No Man’s Land

For Yamil Domínguez Ramos, 37 years old, October 13, 2007 was an unlucky day.

Yamil, a Cuban man who emigrated in 2000 to the United States and who has been a U.S. citizen since 2003, is serving a sentence of 10 years in a maximum security prison in Cuba, the Combinado del Este, accused of “human trafficking.”

But the case is contaminated. I will tell you his story. On October 12, 2007, with a tourist map, Yamil left from a marina in Florida to go to Cancún, México, in a 26-foot boat, a Róbalo fast boat, with two outboard motors and a GPS system.

According to Yamil’s story, “I was thinking of spending a couple of days in Cancún and then taking a boat to Havana.” Bad weather obliged him to change his course toward the Hemingway Marina, a center of free access for international tourist boats on the outskirts of Havana.

Then began the witch hunt of the Cuban authorities, pressuring him and his family to admit he came for the purpose of human trafficking.

From the time he arrived in the United States in 2000, Yamil had visited the island seven times. To see his mother and other relatives, and because he had begun a sentimental relationship with Marleny González, a neighbor in his family’s building, in the district of Miramar.

He had plans to marry her. Since 2004 he had asked for a visa so his fiancée could leave for Miami. But by the time the United States Consulate in Havana gave him a satisfactory response on October 27, 2009, he was already a prisoner.

So the question floats in the air: “Why would Yamil Domínguez need to leave Cuba illegally, and run the risk of being caught?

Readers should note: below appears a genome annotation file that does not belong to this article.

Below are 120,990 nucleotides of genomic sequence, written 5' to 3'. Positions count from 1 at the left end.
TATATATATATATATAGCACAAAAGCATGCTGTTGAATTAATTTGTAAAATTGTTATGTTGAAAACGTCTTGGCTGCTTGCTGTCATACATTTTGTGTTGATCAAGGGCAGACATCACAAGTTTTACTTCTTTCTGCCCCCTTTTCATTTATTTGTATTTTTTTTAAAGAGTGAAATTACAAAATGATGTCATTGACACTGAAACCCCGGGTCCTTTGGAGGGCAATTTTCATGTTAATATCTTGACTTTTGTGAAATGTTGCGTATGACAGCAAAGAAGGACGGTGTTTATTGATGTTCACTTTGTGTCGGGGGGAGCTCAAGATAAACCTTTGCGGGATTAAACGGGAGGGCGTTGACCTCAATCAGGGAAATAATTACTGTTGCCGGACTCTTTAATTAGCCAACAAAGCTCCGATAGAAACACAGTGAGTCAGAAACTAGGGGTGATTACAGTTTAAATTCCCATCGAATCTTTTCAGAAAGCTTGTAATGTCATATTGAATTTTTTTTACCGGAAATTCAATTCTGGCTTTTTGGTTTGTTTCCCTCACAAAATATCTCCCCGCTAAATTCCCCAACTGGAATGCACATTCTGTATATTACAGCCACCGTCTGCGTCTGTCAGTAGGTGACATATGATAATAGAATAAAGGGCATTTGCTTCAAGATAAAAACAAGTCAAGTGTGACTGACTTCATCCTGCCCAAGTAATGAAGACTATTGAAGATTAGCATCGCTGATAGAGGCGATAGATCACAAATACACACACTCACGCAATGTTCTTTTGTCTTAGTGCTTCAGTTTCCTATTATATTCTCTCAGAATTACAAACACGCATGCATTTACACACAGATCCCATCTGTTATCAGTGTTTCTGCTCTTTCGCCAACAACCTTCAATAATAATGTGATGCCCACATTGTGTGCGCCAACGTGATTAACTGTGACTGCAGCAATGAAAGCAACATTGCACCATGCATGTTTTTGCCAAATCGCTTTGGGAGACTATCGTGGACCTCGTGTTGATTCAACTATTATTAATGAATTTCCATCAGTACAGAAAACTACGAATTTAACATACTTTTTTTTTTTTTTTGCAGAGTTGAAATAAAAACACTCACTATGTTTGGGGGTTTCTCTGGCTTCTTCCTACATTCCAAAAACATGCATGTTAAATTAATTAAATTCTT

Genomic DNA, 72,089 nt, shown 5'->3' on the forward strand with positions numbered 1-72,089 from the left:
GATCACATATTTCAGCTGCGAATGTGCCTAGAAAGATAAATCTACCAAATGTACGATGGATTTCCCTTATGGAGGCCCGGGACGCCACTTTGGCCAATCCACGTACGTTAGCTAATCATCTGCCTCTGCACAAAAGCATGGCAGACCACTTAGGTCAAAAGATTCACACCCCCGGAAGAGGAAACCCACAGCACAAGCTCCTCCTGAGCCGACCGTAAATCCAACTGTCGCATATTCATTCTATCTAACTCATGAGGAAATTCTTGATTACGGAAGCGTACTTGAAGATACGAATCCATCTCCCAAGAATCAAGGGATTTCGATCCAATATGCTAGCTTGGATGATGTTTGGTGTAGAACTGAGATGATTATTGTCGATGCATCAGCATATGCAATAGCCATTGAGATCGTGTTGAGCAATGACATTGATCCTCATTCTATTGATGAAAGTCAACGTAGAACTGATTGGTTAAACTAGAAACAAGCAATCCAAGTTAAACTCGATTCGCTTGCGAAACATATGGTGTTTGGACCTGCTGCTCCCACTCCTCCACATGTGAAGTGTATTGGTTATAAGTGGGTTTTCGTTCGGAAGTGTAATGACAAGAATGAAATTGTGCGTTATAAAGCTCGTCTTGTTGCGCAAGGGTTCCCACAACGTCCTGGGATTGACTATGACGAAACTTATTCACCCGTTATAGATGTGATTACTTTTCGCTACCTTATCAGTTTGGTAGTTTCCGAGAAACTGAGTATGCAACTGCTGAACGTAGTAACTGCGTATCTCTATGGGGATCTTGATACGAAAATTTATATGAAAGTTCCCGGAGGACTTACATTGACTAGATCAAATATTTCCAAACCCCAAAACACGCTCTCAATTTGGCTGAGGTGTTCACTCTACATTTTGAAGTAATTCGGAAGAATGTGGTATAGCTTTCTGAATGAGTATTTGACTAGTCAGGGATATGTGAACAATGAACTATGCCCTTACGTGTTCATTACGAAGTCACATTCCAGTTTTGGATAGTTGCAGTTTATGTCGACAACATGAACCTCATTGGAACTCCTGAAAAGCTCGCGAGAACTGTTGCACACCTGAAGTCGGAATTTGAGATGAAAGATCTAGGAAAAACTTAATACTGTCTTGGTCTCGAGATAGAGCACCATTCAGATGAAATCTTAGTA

Yamil isn’t immaculate. “Several times I thought about getting my fiancée and family members out secretly, but I always gave it up, not wanting to risk my security and theirs.”

As far as I know, no civilized law can condemn someone for thinking about a supposed crime. Yamil is a classic story of a Cuban who triumphed in the United States. On this island he never was part of the opposition. He formed part of that anonymous tide of people who attended, purely by compromise, the government marches or the neighborhood meetings.

His family was what is known in Cuba as “integrated,” or rather, revolutionary. Politically correct. In his fatherland he worked in tourism and rented out his car illegally to gain a fistful of pesos that would make his life more bearable. The same as thousands of Cubans, he lived on the border of legality.

But Yamil wanted something else. A society where to prosper and have ambition wasn’t seen as a crime. And thus he left. In a legal and orderly way, after having won the lottery. In the month of Christmas, he arrived in Miami, with an extravagance of lights and consumption that surprised him.

He started as an apprentice bricklayer, and thanks to the level of education he received in Cuba, a path was opened to him. In 2007, Yamil became a licensed contractor. He generated a business worth several million dollars, and this same year he hoped to earn an annual salary of one million dollars.

Life for Yamil was beautiful. He came to Cuba every time love and homesickness touched his heart. That was his weakness. Nostalgia. That feeling that after time becomes a thief that robs us of our strength. He commuted between Havana and Miami. His unlucky day was October 13.